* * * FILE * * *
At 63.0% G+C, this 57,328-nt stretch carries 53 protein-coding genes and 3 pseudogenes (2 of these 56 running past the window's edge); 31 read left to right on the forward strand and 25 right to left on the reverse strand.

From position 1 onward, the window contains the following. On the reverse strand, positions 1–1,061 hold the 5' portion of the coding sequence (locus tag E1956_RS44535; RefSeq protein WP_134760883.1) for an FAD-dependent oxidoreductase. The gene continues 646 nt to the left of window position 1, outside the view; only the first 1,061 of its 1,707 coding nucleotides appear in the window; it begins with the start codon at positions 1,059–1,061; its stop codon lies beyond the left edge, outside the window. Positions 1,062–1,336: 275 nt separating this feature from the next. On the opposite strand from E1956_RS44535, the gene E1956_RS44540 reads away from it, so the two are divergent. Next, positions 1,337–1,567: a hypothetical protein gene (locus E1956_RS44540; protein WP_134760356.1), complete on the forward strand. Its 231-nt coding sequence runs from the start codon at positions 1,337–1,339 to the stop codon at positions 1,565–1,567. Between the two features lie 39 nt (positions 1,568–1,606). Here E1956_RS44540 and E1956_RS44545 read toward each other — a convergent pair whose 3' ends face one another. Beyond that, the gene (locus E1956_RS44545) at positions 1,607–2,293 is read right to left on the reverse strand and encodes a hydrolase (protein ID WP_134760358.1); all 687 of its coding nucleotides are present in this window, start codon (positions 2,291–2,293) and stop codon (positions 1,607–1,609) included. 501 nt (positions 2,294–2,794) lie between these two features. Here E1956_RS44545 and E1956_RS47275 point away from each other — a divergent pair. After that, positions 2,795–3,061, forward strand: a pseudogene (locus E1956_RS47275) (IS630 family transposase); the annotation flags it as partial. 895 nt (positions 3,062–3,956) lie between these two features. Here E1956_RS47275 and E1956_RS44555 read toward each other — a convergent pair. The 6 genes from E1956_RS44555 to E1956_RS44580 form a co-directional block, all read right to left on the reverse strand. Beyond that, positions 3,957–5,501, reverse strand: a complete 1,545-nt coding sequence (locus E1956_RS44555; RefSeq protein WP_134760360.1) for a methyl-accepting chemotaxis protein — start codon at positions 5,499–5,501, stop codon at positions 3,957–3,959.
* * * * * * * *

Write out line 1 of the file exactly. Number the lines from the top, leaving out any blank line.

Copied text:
At 63.0% G+C, this 57,328-nt stretch carries 53 protein-coding genes and 3 pseudogenes (2 of these 56 running past the window's edge); 31 read left to right on the forward strand and 25 right to left on the reverse strand.